None of these are perfect photos, none of them were meant to be perfect. But they do show the usefulness of tilting your flash and bouncing light on a subject. It can have great results if you know how to use it, and it is something that I am still learning how to use. But I can already see a big difference in the photographs that have been taken while I used it. It is something that I look forward to learning more about!

What area of photography do you want to learn more about?

Wednesday, February 8, 2012

How To Act

I was reading a post yesterday from one of the blogs that I follow, and it was talking about people who don't want to have their photos taken. Now, I can understand that to a point. I really can. I am sometimes really not in the mood to have my photo taken at all. But there are times and places where it should be acceptable, and there are ways to handle it without offending the photographer or making them angry.

I commented on Kimberly Gauthier's post yesterday with one of the experiences that I'd had with a person who did not want to have their photo taken who I thought had reacted very very badly. But I experienced worse today, and I thought that I would share the experience.

I tend to take photos of anything I see. I understand that people don't particularly like to have their photographs taken, and I tend not to take too many of other people unless they are at events or doing something exceptional. I am not a big street photographer, because I understand that people don't like to have their photos taken, and I am shy and tend to avoid confrontation.

Tonight I was at a game of bowls. I was playing this week, so I did not have much time to find a subject for a photo. Not wanting to take of the people playing, I saw a drink lying in the grass. So I lay down in the grass and took a photo of it. Next thing I know, the owner of the drink has approached me and starts shouting at me for taking a photo of his drink. Now, I would understand perfectly if this was a photo of  him that he was concerned about. That would make perfect sense to me. I can equally understand if I was in the way of his game or was somehow distracting him. I ensured that I was not on the pitch, not in the way and, aside from taking a quick snap, was not being a nuisance. And yet he was so rude about it, that I almost burst into tears. I was horrified. I hate confrontation, but particularly so when I feel it is undeserved.

Now, had the guy approached me and spoken to me nicely, told me that I was distracting or that I was in the way somehow, I would have understood slightly better. Not much, because I don't think taking a photograph of a bottle in the grass when  you are 100m away on the other side of the green is cause for panic. It was not like I touched the drink or anything. I just saw it, saw that the light was good and decided to go for it. But I still would not have walked away feeling angry and hurt.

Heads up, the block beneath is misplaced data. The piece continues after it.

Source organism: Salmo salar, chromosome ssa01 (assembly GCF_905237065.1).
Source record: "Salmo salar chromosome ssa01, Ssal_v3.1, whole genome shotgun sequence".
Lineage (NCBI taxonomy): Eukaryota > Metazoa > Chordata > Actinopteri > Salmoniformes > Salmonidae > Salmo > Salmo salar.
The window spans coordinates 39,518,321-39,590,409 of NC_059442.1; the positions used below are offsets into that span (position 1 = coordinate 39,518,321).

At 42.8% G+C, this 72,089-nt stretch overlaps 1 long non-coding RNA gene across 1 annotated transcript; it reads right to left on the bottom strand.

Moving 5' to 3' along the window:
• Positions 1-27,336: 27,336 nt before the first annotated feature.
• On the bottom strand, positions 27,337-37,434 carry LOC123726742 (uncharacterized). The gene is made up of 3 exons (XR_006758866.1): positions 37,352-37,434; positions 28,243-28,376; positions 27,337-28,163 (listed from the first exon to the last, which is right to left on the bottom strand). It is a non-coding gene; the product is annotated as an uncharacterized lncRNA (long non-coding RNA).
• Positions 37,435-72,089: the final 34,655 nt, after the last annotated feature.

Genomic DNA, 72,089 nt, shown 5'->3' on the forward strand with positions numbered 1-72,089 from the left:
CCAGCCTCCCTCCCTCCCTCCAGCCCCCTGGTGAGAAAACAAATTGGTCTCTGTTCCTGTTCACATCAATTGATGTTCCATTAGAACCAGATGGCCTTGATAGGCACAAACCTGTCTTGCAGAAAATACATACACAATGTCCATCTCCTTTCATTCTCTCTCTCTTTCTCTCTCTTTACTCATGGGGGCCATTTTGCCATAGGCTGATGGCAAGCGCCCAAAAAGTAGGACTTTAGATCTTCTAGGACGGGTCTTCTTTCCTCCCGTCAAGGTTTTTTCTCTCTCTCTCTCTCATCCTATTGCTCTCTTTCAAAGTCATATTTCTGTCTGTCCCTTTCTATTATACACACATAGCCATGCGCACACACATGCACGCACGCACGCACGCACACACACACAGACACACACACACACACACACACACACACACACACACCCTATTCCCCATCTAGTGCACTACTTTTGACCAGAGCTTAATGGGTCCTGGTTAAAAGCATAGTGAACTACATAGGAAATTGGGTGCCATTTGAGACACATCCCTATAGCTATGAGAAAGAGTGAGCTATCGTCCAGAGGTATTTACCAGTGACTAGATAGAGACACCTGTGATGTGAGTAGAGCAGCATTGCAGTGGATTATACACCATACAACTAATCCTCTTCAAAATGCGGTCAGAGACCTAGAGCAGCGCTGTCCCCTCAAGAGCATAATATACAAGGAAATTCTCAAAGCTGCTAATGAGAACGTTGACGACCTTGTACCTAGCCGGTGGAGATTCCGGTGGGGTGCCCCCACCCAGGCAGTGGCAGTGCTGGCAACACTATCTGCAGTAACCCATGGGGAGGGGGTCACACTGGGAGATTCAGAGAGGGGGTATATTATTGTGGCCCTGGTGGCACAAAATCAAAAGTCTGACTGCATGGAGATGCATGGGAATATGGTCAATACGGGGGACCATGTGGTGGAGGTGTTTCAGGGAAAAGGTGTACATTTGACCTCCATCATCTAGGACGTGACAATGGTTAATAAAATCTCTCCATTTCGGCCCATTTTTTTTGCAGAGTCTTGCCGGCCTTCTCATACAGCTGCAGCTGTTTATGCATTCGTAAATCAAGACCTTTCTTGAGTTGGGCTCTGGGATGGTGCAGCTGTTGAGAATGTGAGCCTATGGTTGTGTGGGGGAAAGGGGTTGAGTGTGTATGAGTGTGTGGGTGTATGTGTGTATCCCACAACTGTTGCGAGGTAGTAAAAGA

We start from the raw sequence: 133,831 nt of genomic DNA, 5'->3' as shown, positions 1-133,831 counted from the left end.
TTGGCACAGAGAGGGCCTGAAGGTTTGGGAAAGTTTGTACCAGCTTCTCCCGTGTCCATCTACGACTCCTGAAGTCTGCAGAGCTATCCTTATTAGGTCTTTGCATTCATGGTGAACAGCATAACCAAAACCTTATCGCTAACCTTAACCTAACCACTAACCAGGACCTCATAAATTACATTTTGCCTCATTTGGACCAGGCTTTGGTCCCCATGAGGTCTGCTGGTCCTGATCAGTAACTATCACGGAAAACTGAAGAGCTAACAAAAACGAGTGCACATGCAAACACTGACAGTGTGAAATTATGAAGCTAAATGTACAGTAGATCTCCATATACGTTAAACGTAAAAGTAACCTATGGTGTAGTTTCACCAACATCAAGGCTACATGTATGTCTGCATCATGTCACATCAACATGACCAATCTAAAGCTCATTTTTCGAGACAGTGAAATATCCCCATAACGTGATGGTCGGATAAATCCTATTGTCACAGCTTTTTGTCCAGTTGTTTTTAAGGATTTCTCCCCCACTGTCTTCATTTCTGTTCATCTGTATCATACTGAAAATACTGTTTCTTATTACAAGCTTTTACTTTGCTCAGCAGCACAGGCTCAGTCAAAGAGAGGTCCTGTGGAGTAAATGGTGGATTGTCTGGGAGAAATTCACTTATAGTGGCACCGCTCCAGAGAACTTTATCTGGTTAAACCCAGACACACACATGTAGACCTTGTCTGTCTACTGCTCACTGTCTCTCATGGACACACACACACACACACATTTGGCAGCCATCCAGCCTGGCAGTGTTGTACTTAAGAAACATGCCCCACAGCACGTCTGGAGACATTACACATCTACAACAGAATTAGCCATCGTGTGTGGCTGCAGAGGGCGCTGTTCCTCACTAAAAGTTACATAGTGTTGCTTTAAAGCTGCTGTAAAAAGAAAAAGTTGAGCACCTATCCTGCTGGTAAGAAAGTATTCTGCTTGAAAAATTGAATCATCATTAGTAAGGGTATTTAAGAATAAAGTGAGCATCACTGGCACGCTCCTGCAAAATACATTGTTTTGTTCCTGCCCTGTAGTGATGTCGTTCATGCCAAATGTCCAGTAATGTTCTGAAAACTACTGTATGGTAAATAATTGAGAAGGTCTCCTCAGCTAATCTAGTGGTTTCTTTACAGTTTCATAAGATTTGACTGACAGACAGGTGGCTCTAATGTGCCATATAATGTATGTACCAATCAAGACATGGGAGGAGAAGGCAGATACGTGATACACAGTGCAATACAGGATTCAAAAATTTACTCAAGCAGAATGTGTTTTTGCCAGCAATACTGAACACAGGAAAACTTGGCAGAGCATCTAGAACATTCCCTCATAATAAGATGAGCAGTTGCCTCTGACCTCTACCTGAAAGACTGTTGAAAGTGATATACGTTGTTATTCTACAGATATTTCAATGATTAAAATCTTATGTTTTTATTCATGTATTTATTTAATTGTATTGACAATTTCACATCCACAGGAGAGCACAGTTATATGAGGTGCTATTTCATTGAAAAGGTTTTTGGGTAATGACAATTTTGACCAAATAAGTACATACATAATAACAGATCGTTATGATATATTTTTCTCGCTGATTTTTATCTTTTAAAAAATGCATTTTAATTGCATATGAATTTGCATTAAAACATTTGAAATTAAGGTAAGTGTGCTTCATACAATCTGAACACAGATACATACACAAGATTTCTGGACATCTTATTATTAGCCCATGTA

There are ways to react to not wanting a photograph taken and there are ways not to. Being rude is not going to get you anywhere. Shouting is only going to cause anger and resentment. Understanding and explaining, those help a lot. If you are kind about it and ask nicely, you are more likely to get a positive response from the photographer rather than a defensive one.

Sunday, February 5, 2012


Alexia Geldenhuys van Zyl

I do not have any children, and at this stage of my life that is a very good thing. I am not even 24 years old and the closest thing that I have to a child is my cat, Puddims. But I do have a goddaughter, and there is little that I love more in the world than spoiling her rotten.

Yesterday was Alexia's third birthday, so Grant and I headed over to the Geldenhuys/Van Zyl house with our hands filled with the presents that we had found (and made) for her. The look on her face when we walked in was priceless as she saw the giant frog that could not be wrapped surrounded by Hello Kitty covered gifts. Not being old enough to open them herself, I had to help her by making the first tear and then watching her pull it and exclaim "BABY!" as she unwrapped each individually wrapped fluffy toy, followed by her other gifts which she was less excited about naming, but more excited about playing with. Grant and I always get Alexia fluffy toys, possibly because I want to get them but cannot possibly justify keeping them for myself, so end up giving them to someone who I know will appreciate them as much as I do. But this birthday, we decided that she was getting old enough to start learning as well. So we got building blocks with the alphabet and numbers and pictures on them so that she can start getting some learning in while she plays. We also got her bath gel that we know will cause her hours of joy and her parents hours of cleaning up - a toy that no parent would get their own child, but that others feel no guilt in buying.

Watching Alexia play with her toys always makes me feel young. She plays with such abandon, with such vigour as though this is the best thing in the whole wide world. I miss being that age, when every new toy is the best thing in the world and disappointments are short lived. It's certainly a good mindset to have, but one that we, as adults, have some trouble getting to grips with. But for now, I am more than happy to watch from the sidelines as Alexia grows and hope that I will be there for her when the frivolities of life start to fade and seriousness starts taking over.